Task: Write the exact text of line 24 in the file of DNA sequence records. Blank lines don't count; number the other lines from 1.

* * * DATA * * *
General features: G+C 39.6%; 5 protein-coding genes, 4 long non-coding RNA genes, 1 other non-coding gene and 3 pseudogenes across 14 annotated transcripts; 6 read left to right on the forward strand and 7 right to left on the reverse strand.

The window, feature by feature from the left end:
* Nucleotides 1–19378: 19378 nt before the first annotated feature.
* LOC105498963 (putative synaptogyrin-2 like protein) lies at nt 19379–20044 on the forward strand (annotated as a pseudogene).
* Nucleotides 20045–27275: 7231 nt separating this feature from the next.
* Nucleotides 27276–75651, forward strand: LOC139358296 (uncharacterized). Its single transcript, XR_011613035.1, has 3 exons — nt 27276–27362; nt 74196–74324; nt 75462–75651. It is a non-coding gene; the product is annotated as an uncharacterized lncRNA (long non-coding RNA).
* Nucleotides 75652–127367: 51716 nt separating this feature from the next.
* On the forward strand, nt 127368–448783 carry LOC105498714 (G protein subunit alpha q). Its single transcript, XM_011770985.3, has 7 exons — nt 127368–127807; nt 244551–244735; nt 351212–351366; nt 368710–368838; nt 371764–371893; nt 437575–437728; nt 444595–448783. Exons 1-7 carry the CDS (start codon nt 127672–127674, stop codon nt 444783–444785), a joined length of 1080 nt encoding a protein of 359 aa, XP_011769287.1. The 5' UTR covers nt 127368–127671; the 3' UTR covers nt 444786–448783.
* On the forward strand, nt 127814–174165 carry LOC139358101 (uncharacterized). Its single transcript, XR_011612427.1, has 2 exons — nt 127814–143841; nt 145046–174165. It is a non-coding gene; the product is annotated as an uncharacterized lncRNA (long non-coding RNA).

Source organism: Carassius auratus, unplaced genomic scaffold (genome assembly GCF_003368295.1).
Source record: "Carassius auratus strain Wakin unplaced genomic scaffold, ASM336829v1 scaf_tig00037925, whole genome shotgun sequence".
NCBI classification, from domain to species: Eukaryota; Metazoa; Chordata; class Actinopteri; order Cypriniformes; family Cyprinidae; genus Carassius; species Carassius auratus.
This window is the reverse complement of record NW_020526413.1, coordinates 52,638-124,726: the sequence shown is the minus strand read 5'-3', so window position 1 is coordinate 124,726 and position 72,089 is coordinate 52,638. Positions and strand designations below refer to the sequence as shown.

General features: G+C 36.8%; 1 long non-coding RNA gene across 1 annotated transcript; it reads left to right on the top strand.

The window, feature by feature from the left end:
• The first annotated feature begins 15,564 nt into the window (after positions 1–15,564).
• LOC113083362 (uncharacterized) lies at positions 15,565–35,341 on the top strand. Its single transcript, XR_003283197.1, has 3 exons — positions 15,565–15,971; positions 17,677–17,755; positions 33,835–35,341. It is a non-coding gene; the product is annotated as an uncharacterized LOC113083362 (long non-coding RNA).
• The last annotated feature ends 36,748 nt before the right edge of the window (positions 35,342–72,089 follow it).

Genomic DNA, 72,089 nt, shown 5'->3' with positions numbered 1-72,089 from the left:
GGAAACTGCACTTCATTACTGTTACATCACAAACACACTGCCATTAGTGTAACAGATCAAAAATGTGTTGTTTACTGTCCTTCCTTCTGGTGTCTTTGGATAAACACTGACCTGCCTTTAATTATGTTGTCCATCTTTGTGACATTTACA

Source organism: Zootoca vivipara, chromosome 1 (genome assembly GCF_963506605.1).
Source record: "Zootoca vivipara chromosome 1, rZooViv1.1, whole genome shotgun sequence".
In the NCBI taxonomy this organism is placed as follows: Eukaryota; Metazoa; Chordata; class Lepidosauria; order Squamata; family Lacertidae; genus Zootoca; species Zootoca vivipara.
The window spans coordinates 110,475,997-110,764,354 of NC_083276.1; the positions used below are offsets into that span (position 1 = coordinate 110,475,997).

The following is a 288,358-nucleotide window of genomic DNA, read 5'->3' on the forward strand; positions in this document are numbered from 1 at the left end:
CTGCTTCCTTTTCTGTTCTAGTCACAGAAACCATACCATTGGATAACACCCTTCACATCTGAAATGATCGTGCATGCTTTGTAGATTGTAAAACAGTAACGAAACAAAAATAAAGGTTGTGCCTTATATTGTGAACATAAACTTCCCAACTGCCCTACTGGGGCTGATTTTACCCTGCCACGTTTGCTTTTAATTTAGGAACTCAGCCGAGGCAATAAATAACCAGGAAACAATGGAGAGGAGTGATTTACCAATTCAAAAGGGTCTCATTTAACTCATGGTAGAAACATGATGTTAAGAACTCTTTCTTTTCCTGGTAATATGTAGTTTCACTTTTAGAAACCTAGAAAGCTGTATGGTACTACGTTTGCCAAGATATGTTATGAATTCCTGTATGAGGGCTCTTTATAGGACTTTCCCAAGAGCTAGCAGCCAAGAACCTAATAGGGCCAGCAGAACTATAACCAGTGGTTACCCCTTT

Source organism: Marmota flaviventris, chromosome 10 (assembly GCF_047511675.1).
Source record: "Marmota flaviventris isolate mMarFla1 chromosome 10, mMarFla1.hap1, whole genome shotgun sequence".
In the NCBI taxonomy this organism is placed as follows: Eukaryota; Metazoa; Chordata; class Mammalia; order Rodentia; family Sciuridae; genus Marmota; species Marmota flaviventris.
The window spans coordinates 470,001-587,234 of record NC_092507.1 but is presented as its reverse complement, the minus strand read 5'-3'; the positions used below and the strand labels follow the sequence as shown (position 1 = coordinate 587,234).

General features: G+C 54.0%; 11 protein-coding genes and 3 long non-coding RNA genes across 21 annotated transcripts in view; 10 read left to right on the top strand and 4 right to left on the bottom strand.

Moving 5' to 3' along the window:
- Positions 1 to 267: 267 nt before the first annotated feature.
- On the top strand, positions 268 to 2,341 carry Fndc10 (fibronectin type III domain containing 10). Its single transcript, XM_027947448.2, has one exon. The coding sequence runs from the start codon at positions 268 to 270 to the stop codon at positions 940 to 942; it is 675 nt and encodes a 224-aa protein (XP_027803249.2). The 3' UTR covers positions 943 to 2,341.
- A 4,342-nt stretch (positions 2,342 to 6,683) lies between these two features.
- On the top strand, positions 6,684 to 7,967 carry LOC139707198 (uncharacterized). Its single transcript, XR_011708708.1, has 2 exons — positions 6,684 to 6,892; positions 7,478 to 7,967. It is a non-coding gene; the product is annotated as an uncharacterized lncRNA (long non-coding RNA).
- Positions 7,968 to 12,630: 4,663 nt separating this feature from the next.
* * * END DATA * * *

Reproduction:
The window spans coordinates 110,475,997-110,764,354 of NC_083276.1; the positions used below are offsets into that span (position 1 = coordinate 110,475,997).